Caroline E. Weibull1, Anna L. V. Johansson1,2, Sandra Eloranta3, Karin E. Smedby3,4, Magnus Björkholm4, Paul C. Lambert1,5, Paul W. Dickman1, Ingrid Glimelius3,6
1 Department of Medical Epidemiology and Biostatistics, Karolinska Institutet, Stockholm, Sweden, 2 Cancer Registry of Norway, Oslo, Norway, 3 Department of Medicine, Clinical Epidemiology Unit, Karolinska Institutet and Karolinska University Hospital, Stockholm, Sweden, 4 Department of Medicine, Division of Hematology, Karolinska University Hospital and Karolinska Institutet, Stockholm, Sweden, 5 Biostatistics Research Group, Department of Health Sciences, University of Leicester, Leicester, UK, 6 Department of Immunology, Genetics and Pathology, Clinical and Experimental Oncology, Uppsala University and Uppsala Akademiska Hospital, Sweden
Purpose: With excellent cure rates for young Hodgkin lymphoma (HL) patients, there is an increasing number of female HL survivors interested in becoming pregnant. Here we report childbearing among contemporarily treated HL survivors in comparison to the general population.
Material and Methods: Using Swedish registers, 449 women (aged 18–40 years) diagnosed with HL 1992–2009 and in remission nine months following diagnosis were identified. Patients were age- and calendar-year-matched to 2,210 population comparators. Rates of first post-diagnosis childbirth were calculated. Hazard ratios (HRs) with 95% confidence intervals (CIs) were estimated for different follow-up periods using Cox regression. Cumulative probabilities of first childbirth were calculated in the presence of the competing risk of death/relapse.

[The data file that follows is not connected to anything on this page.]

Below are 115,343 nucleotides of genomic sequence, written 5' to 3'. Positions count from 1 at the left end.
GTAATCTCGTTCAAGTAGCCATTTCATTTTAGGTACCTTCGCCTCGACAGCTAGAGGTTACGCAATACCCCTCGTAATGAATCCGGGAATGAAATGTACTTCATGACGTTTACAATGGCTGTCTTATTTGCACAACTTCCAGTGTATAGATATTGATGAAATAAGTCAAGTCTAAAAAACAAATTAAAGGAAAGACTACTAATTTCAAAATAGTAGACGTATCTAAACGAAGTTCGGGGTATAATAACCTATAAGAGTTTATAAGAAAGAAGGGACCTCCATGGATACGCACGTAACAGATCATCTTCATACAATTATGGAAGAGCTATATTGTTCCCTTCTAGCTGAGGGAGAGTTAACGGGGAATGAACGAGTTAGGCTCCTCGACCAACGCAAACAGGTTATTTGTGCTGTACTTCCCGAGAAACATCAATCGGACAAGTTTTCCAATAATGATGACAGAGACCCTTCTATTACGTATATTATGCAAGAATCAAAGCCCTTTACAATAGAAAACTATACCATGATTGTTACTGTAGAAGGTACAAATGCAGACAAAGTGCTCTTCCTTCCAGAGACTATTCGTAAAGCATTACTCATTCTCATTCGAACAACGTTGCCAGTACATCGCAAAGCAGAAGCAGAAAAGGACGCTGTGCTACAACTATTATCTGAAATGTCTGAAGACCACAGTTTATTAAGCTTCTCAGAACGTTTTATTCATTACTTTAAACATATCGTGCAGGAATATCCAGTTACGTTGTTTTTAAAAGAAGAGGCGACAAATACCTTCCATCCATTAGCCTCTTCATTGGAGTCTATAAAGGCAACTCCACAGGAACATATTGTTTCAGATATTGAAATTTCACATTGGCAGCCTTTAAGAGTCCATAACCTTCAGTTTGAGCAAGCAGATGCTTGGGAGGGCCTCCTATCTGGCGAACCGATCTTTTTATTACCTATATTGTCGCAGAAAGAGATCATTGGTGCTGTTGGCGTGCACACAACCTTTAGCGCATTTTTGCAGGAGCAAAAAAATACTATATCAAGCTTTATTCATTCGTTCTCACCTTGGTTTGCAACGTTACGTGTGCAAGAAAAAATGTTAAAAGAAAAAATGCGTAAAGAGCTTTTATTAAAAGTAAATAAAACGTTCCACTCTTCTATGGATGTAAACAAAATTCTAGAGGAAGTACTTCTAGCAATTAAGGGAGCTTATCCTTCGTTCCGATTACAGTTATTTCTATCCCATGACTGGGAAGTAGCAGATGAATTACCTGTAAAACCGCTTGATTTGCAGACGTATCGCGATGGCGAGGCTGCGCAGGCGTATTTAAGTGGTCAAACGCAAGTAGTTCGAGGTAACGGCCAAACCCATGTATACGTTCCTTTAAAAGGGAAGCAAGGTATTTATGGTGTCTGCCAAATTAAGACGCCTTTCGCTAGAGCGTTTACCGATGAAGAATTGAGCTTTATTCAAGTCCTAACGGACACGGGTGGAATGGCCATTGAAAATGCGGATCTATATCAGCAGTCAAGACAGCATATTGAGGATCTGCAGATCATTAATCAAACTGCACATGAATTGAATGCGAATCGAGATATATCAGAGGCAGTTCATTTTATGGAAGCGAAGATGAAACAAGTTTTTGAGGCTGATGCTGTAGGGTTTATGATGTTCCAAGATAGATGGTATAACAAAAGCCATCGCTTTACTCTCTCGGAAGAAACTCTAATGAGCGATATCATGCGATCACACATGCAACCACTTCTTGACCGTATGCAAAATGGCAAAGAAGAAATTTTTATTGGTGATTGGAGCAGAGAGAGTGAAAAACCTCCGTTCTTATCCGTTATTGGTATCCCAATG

Results: Twenty-two percent of relapse-free HL patients had a child during follow-up and first childbirth rates increased over time; from 40.2 per 1,000 person-years (1992–1997) to 69.7 (2004–2009). For comparators, rates remained stable (70.1 per 1,000 person-years). Patients diagnosed 2004–2009 had a cumulative probability of childbirth similar to comparators. Three years or more after diagnosis, no differences in childbirth rates were observed between patients and comparators, irrespective of stage or treatment. Patients receiving 6–8 BEACOPP had a lower childbirth rate than comparators during the first three years (HR = 0.23, 95% CI: 0.06–0.94) (Figure 1), as did patie.nts who received 6–8 courses of chemotherapy and radiotherapy (HR = 0.21, 95% CI: 0.07–0.65).
Conclusion: Childbearing potential among female HL survivors has improved over time, and rates three years after diagnosis in contemporarily treated patients are, in the absence of relapse, similar to those in the general population, irrespective of stage and treatment.
The full length paper is in press, Journal of Clinical Oncology 2018